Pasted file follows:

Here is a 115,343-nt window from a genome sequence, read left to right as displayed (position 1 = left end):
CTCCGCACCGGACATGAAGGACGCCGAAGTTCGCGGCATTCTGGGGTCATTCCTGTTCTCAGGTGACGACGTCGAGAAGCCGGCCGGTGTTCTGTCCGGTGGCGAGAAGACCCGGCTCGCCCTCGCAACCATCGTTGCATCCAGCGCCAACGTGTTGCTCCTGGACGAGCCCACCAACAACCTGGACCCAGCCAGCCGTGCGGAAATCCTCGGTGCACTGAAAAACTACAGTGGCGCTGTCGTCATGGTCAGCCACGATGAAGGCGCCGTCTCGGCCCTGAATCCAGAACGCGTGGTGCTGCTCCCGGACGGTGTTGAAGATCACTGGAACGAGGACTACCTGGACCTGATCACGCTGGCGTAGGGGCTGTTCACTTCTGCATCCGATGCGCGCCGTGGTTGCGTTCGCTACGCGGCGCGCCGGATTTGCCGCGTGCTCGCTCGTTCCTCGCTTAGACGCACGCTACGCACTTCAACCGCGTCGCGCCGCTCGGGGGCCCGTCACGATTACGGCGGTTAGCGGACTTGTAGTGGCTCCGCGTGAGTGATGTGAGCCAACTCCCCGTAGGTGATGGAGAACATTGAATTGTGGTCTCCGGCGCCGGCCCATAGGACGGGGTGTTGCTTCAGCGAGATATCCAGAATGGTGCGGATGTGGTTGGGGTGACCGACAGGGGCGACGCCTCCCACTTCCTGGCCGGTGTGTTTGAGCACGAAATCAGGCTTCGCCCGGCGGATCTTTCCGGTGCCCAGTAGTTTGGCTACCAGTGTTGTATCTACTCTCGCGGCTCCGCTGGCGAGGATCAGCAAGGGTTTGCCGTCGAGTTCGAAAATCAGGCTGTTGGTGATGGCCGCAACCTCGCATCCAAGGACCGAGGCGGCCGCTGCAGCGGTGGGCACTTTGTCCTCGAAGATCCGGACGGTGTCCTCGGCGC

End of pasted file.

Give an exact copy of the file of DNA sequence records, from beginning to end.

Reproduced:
Here is a 115,343-nt window from a genome sequence, read left to right as displayed (position 1 = left end):
CTCCGCACCGGACATGAAGGACGCCGAAGTTCGCGGCATTCTGGGGTCATTCCTGTTCTCAGGTGACGACGTCGAGAAGCCGGCCGGTGTTCTGTCCGGTGGCGAGAAGACCCGGCTCGCCCTCGCAACCATCGTTGCATCCAGCGCCAACGTGTTGCTCCTGGACGAGCCCACCAACAACCTGGACCCAGCCAGCCGTGCGGAAATCCTCGGTGCACTGAAAAACTACAGTGGCGCTGTCGTCATGGTCAGCCACGATGAAGGCGCCGTCTCGGCCCTGAATCCAGAACGCGTGGTGCTGCTCCCGGACGGTGTTGAAGATCACTGGAACGAGGACTACCTGGACCTGATCACGCTGGCGTAGGGGCTGTTCACTTCTGCATCCGATGCGCGCCGTGGTTGCGTTCGCTACGCGGCGCGCCGGATTTGCCGCGTGCTCGCTCGTTCCTCGCTTAGACGCACGCTACGCACTTCAACCGCGTCGCGCCGCTCGGGGGCCCGTCACGATTACGGCGGTTAGCGGACTTGTAGTGGCTCCGCGTGAGTGATGTGAGCCAACTCCCCGTAGGTGATGGAGAACATTGAATTGTGGTCTCCGGCGCCGGCCCATAGGACGGGGTGTTGCTTCAGCGAGATATCCAGAATGGTGCGGATGTGGTTGGGGTGACCGACAGGGGCGACGCCTCCCACTTCCTGGCCGGTGTGTTTGAGCACGAAATCAGGCTTCGCCCGGCGGATCTTTCCGGTGCCCAGTAGTTTGGCTACCAGTGTTGTATCTACTCTCGCGGCTCCGCTGGCGAGGATCAGCAAGGGTTTGCCGTCGAGTTCGAAAATCAGGCTGTTGGTGATGGCCGCAACCTCGCATCCAAGGACCGAGGCGGCCGCTGCAGCGGTGGGCACTTTGTCCTCGAAGATCCGGACGGTGTCCTCGGCGC